Friday, September 07, 2007

The Architects Are Here...Everybody Look Busy

An Excerpt from Michael Winter's New Novel
published in EXILE The Literary Quarterly, Issue 29.4

David Twombly had introduced me to Nell but he didnt seem proud of it. He looked worried, as though he didnt approve of our decision. Nell had been married in New Mexico, to Richard Text. She was still married and that didnt sit well with David. He had wanted me to find someone so that he could invite us over to dinner, or dine out as a foursome. Perhaps it was complicated for him, that Nell had gone out with his father, that somewhere a half-sibling existed, and Nell was a reminder of this. Her marriage didnt bother me. Nell had told me about Richard, how their love had strayed. She had given me clear answers that you could put in a jar and see through them and not notice a flaw. I knew all this about her.
We had lived together for a year, and we were both excited to know what the weather would bring and how we could plan to grow tomatoes on the roof and put away the winter slippers for the lighter Chinese slippers Nell had found on Spadina Avenue. We marvelled at how much food we cooked, how little we used the restaurants except for the favourite two. There was a Vietnamese one and a sushi bar which we lined up to eat at after watching a movie at the repertory cinema that no longer had many old films at all, but simply showed the new films that had come out six months before. We loved the movies and the simple food and the walk home along Bloor Street to our apartment on Roncesvalles Avenue, which is a Polish area of Toronto. I was sometimes surprised that we could walk the mile home without feeling bored or unloved and I took that as a sign that she loved me and was happy. It was true that I’d find her sometimes crying or the evidence of crying appeared on her face and when I asked if anything was wrong she cheered up and said it was allergies.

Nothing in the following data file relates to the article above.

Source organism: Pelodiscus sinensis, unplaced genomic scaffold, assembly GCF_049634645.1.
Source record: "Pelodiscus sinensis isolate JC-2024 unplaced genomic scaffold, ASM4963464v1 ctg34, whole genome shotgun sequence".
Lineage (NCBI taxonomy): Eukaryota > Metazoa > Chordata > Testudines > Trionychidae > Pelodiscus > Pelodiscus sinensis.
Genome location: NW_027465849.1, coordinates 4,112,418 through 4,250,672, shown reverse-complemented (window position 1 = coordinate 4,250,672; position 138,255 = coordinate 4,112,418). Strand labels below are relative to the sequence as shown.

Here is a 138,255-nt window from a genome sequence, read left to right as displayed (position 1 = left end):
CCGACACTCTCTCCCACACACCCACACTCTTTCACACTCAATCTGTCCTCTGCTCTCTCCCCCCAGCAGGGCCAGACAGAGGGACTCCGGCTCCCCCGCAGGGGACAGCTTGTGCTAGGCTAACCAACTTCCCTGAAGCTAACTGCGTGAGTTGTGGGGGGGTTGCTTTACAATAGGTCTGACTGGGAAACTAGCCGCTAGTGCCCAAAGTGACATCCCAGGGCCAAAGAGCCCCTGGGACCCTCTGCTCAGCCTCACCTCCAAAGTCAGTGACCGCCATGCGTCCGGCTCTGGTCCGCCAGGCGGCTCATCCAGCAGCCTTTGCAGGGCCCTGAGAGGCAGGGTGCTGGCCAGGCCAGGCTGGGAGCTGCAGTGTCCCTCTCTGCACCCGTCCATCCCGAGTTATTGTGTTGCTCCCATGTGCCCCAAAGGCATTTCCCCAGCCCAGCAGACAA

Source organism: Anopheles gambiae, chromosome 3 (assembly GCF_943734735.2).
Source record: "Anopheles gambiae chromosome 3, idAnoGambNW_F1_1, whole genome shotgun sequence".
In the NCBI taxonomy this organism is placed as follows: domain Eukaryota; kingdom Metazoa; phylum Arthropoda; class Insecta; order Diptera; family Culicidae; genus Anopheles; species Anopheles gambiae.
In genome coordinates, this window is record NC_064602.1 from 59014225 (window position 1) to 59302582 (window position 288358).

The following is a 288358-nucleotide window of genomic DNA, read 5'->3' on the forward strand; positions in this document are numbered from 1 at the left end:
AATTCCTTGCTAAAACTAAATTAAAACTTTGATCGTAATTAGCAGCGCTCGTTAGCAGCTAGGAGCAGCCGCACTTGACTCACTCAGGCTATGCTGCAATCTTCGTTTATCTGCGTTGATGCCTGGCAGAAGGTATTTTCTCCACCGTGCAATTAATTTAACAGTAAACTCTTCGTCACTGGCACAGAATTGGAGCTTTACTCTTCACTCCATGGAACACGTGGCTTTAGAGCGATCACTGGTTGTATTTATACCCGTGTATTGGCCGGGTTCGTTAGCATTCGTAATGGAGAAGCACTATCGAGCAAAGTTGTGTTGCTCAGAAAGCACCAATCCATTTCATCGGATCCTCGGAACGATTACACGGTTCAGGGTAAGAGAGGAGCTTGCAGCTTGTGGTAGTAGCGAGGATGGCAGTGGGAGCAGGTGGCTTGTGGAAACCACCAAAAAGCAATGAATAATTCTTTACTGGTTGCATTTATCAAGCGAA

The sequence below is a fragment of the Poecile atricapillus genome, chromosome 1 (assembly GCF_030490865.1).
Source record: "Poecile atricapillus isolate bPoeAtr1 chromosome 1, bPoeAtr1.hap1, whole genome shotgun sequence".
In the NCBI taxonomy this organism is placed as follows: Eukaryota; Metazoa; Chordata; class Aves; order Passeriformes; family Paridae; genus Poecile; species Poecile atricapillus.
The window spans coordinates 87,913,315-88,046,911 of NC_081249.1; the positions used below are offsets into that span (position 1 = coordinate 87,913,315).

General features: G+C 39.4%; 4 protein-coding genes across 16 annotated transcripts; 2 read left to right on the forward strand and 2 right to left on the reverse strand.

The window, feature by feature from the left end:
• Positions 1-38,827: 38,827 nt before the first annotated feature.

Sometimes after the sushi we cut down to College Street and had a drink at Ted’s Collision. It was warming now and I admired the first cluster of drinkers who pushed a table out onto the street and preferred to drink in the cold open air full of exhaust fumes from the traffic, and while the music was smaller here you had to contend with the streetcars and the pedestrians who might brush your shoulder accidentally and not say they were sorry.
We ordered the local microbrewery beers and sometimes just a plain old-fashioned beer our fathers drank and we always drank from bottles rather than the pints that were poured from hoses. I was convinced draft beers were home to mould in the tubes and also the mixing agents were not as clean as a bottled beer, especially during the warm months. In winter I’d give in and order a pint of Guinness.
From Ted’s we sometimes met up with David Twombly and his wife Sok Hoon, but in the past few months David and Sok Hoon had separated. Sok Hoon had moved to Montreal and taken Owen with her. It made us think how lucky we were not to let the world cleave us, that we understood and were both in our thirties and had survived early relationships when jealousy, ambition and your own boredom crept in and destroyed any good thing.

To read the rest of this excerpt, click here.


The Big Why, Michael Winter's dazzling reinvention of the historical novel and witty faux memoir of the American artist Rockwell Kent, is being published in an unabridged audio edition by Rattling Books. From now until September 20 you can pre-purchase your copy of the MP3 CD and save 30%.

Click here to listen to a clip from The Big Why.